-  Worded slightly differently to the introduction, the conclusion ‘wraps up’ an essay.

-  Touch upon the key points of the essay.

-  Summarise the argument.

-  Be sure that the conclusion sounds confident.

Do not:

-  Introduce new information.

-  Qualify your conclusion with ‘buts’ or ‘maybes’; these will weaken your argument.


6) Revision of Draft

-  Reread the draft aloud.

-  Cut out any unnecessary words or paragraphs that don’t fit the purpose of the essay.

-  Rearrange your essay so that the writing and argument flows logically.

-  Be critical; look at words and phrases, check grammar and spelling, and avoid ambiguity.

-  Stick to the word limit (Leeway of 10% of the total word limit allowed).

-  Finally, check the presentation of your work.


7) Proof-read

  A percentage of marks are allocated for spelling, punctuation and grammar.

◦       Always use spell check.

◦       If you are unsure of a word, look it up!

◦       If you tend to repeat the same words or phrases, check the thesaurus for synonyms.

◦       If a green line appears under a sentence in Microsoft Word; rephrase it!

◦       Review rules of capitalisation.

  Ask a trusted friend or family member to proofread your work.


 Proof-read Checklist

-  Does the essay answer the question that was set?

-  Does it cover all the main aspects in sufficient depth?

-  Is the content accurate and relevant?

-  Is the material logically arranged?

-  Is each main point well supported by examples and evidence?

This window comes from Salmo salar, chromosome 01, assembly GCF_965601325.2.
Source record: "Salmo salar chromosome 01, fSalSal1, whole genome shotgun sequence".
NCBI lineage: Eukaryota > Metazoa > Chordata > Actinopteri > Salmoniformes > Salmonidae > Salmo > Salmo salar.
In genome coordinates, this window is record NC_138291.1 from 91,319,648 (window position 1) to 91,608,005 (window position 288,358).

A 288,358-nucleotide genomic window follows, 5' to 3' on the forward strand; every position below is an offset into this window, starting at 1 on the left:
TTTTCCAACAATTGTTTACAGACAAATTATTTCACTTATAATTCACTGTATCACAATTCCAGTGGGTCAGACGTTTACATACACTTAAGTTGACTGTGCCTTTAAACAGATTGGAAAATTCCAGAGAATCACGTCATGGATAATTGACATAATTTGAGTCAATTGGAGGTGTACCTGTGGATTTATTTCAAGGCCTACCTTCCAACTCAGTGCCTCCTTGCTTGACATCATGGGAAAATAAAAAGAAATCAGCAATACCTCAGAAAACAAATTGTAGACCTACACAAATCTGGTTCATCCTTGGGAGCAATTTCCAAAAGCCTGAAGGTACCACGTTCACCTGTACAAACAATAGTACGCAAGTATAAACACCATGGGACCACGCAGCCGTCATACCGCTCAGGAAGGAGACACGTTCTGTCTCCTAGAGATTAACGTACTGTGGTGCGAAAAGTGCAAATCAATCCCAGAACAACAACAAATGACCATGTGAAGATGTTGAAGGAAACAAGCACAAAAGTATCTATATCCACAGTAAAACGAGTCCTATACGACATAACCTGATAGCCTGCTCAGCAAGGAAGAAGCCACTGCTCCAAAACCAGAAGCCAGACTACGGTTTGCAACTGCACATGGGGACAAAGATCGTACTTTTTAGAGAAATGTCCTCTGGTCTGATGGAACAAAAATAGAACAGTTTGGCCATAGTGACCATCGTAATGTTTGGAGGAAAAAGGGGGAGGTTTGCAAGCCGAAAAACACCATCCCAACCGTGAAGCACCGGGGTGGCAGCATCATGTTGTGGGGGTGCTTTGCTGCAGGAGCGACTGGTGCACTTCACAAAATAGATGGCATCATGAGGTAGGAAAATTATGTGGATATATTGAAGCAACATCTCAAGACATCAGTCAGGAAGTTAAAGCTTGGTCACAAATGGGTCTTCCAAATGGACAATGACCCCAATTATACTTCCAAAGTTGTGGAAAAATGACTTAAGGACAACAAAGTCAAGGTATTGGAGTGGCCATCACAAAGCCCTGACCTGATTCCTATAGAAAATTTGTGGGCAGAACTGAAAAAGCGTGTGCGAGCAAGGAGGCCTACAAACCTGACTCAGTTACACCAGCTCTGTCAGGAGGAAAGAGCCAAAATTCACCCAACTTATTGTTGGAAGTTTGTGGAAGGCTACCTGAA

-  Is it written plainly and simply, without clumsy or obscure phrasing?

-  Is there any repetition?

-  Are the grammar, punctuation and spelling acceptable?

-  Do you acknowledge all sources and references?

-  How persuasive are your conclusions?


8) Review Feedback

◦       When you get your essay back, make sure you know why you received the mark you did!

◦       Read the comments and ask the lecturer to explain any comments you don’t understand.

◦       Examine how you can improve for your next writing assignment.

◦       Make a list of mistakes you made in this essay and review it before you write your next essay to ensure that you don’t make the same mistakes twice!


Academic Writing Skills

Academic Writing Skills

-  Dos & Don’ts of Essay Writing

When Writing Use:

Formal Language

◦       Passive voice

◦       Advanced vocabulary

◦       Linking words such as; consequently, conversely, etc.

◦       Complex sentences


◦       Quotations and paraphrases


◦       First/ly, second/ly, etc. (be consistent)

Topic sentences

◦       Introduce the main idea of each paragraph.

Pay Attention to:


◦       Ideally three main paragraphs (+ introduction & conclusion – both of which to be written at the end).

◦       Separate Paragraphs by a line shift or indent, Not both.


◦       Spell-check

◦       Thesaurus

◦       Proofreading

Do Not Use:

-  Informal/colloquial language

-  Contractions (don’t, won’t isn’t, etc.)

-  Emotional Language (“I absolutely detest…”)

-  Strong language (“I know” - instead use “it feels to me that...”)

-  Clichés (“The writing on the wall…”)

-  Personal examples (When I was young...”)